After a long weekend in Ocean Springs, Mississippi and then an overnight scouting trip to Horn Island, I’m now in Stockholm to cover the ÅF Offshore Race for Sailing World – quite the culture change. I’m fully jet lagged and sipping coffee at 3am in the hotel lobby looking out on a Stockholm night that at best, because of this latitude so close to the Arctic Circle, can be described as “shady”.
Ocean Springs is a quaint little arts community right on the coast and is undergoing a renaissance. Sustaining relatively moderate damage in the storm, like Bay St. Louis most of its historic charm has been left intact and restaurants, bars and little boutique shops are popping up and renovating the little downtown. In fact, there is a sort of issue that was expressed by a few people I talked to, the sentiment being that O.S. may be reaching more towards Austin for its future. I could see this in that last Saturday, every venue on the strip of restaurants and bars on Government Street had live music and was hopping, but O.S. is way too unique and is becoming a must visit on the Gulf Coast. If you visit, check out the Inn at Ocean Springs for accommodations, and don’t miss the Government Street Grocery or Tato-Nut.
Ocean Springs Yacht Club on the edge of Biloxi Bay is one of those rare clubs in the GYA that exists for baby cat racing as opposed to big boat PHRF racing. Hobie cats are a near prerequisite for membership and they have a beach running along the clubhouse that has allowed them to become a serious venue for national Hobie championships. The club itself is a full rebuild from the storm that was completed in 2009. Relaxed and friendly, this full service club has found its niche and is flourishing.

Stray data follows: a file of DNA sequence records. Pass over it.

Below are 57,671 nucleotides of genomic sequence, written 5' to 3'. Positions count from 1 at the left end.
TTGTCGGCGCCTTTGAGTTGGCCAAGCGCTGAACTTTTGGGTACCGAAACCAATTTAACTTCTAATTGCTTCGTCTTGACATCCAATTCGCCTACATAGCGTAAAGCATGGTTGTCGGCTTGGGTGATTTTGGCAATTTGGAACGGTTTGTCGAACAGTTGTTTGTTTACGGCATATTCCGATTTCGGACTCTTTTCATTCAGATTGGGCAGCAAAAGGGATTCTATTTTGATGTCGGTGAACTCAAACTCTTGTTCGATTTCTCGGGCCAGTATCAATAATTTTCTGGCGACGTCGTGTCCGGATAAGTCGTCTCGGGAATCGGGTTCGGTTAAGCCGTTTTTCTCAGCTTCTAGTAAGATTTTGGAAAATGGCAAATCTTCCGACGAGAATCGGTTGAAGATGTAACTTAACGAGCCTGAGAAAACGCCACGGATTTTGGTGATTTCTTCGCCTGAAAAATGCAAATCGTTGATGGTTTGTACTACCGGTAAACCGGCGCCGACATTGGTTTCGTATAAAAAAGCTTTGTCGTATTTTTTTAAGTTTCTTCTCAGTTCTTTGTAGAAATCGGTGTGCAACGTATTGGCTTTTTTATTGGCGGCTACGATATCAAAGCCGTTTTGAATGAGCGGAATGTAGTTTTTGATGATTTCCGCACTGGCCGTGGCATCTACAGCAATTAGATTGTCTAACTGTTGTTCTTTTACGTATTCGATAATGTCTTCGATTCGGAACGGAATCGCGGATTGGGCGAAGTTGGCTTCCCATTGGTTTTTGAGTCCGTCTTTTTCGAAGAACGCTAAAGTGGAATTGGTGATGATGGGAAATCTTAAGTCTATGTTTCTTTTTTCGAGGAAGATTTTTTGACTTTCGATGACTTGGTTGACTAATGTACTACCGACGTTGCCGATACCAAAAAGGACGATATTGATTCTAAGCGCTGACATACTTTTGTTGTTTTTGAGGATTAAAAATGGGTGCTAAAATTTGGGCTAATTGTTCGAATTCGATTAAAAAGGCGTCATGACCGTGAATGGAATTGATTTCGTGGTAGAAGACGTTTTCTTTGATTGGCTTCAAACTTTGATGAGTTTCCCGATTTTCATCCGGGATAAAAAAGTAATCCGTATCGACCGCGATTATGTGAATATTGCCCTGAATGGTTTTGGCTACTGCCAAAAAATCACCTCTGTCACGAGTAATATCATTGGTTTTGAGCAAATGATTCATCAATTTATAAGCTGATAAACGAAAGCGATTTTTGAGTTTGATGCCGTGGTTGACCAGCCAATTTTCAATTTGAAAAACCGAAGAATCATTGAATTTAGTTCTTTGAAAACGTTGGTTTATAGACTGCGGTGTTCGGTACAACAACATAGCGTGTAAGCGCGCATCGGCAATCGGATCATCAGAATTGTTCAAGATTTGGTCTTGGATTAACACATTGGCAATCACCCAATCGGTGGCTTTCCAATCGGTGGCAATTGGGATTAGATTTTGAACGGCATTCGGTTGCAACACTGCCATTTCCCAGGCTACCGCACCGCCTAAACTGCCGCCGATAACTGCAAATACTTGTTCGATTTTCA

Ocean Springs also has a great little protected marina, Ocean Springs Small Craft Harbor, that is filled with shrimp boats, recreational fishers and the errant sailboat. The harbor is very transient friendly and a quick five blocks from downtown. More on Ocean Springs will be published in the fall in Southern Boating magazine.
Horn Island, part of a chain of small barrier islands along the coast of Mississippi that comprise the Gulf Islands National Seashore, is… well… no other way to put it, stunning. Made famous by the artistry of Walter Anderson who spent large portions of his life on the island as a near recluse and is a well known destination by boaters from Mississippi and New Orleans. I spent a couple of days on the island with the BBQ king of Pascagoula, Matthew Mayfield, and artist Billy Solitario getting the feel of the island for an upcoming feature for BoatU.S. magazine and a PBS documentary that we will be filming in July.
More later from Stockholm and distance racing in the Baltic Sea.